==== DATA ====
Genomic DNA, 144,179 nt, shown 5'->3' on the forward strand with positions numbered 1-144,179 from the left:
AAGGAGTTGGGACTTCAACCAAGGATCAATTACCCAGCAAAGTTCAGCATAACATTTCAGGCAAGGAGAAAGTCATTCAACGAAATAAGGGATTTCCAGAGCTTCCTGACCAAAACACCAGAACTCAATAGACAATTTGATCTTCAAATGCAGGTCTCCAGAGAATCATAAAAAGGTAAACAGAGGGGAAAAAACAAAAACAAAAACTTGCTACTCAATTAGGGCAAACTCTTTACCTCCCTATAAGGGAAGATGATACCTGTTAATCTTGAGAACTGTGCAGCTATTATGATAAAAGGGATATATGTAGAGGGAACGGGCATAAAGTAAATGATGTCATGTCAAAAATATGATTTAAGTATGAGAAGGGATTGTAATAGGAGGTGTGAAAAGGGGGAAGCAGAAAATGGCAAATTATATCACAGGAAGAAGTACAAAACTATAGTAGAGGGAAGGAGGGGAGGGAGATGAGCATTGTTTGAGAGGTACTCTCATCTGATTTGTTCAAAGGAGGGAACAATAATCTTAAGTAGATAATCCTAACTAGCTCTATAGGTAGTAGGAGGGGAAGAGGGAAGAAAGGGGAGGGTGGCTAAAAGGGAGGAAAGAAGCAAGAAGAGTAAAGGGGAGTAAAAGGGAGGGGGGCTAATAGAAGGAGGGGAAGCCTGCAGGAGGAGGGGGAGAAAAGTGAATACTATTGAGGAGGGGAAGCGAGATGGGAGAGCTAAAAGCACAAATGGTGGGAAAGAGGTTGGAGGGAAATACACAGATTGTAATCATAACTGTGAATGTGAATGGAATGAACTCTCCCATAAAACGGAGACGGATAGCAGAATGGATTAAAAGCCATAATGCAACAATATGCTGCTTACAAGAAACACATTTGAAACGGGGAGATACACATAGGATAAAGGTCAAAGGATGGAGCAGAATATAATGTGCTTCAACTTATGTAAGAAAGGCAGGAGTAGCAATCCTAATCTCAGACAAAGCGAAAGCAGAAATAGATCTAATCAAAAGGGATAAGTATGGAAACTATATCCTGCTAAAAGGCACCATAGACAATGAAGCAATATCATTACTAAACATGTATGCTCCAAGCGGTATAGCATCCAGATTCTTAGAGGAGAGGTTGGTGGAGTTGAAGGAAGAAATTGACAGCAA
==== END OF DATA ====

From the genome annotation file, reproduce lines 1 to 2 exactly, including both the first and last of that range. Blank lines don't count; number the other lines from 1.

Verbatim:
Genomic DNA, 144,179 nt, shown 5'->3' on the forward strand with positions numbered 1-144,179 from the left:
AAGGAGTTGGGACTTCAACCAAGGATCAATTACCCAGCAAAGTTCAGCATAACATTTCAGGCAAGGAGAAAGTCATTCAACGAAATAAGGGATTTCCAGAGCTTCCTGACCAAAACACCAGAACTCAATAGACAATTTGATCTTCAAATGCAGGTCTCCAGAGAATCATAAAAAGGTAAACAGAGGGGAAAAAACAAAAACAAAAACTTGCTACTCAATTAGGGCAAACTCTTTACCTCCCTATAAGGGAAGATGATACCTGTTAATCTTGAGAACTGTGCAGCTATTATGATAAAAGGGATATATGTAGAGGGAACGGGCATAAAGTAAATGATGTCATGTCAAAAATATGATTTAAGTATGAGAAGGGATTGTAATAGGAGGTGTGAAAAGGGGGAAGCAGAAAATGGCAAATTATATCACAGGAAGAAGTACAAAACTATAGTAGAGGGAAGGAGGGGAGGGAGATGAGCATTGTTTGAGAGGTACTCTCATCTGATTTGTTCAAAGGAGGGAACAATAATCTTAAGTAGATAATCCTAACTAGCTCTATAGGTAGTAGGAGGGGAAGAGGGAAGAAAGGGGAGGGTGGCTAAAAGGGAGGAAAGAAGCAAGAAGAGTAAAGGGGAGTAAAAGGGAGGGGGGCTAATAGAAGGAGGGGAAGCCTGCAGGAGGAGGGGGAGAAAAGTGAATACTATTGAGGAGGGGAAGCGAGATGGGAGAGCTAAAAGCACAAATGGTGGGAAAGAGGTTGGAGGGAAATACACAGATTGTAATCATAACTGTGAATGTGAATGGAATGAACTCTCCCATAAAACGGAGACGGATAGCAGAATGGATTAAAAGCCATAATGCAACAATATGCTGCTTACAAGAAACACATTTGAAACGGGGAGATACACATAGGATAAAGGTCAAAGGATGGAGCAGAATATAATGTGCTTCAACTTATGTAAGAAAGGCAGGAGTAGCAATCCTAATCTCAGACAAAGCGAAAGCAGAAATAGATCTAATCAAAAGGGATAAGTATGGAAACTATATCCTGCTAAAAGGCACCATAGACAATGAAGCAATATCATTACTAAACATGTATGCTCCAAGCGGTATAGCATCCAGATTCTTAGAGGAGAGGTTGGTGGAGTTGAAGGAAGAAATTGACAGCAA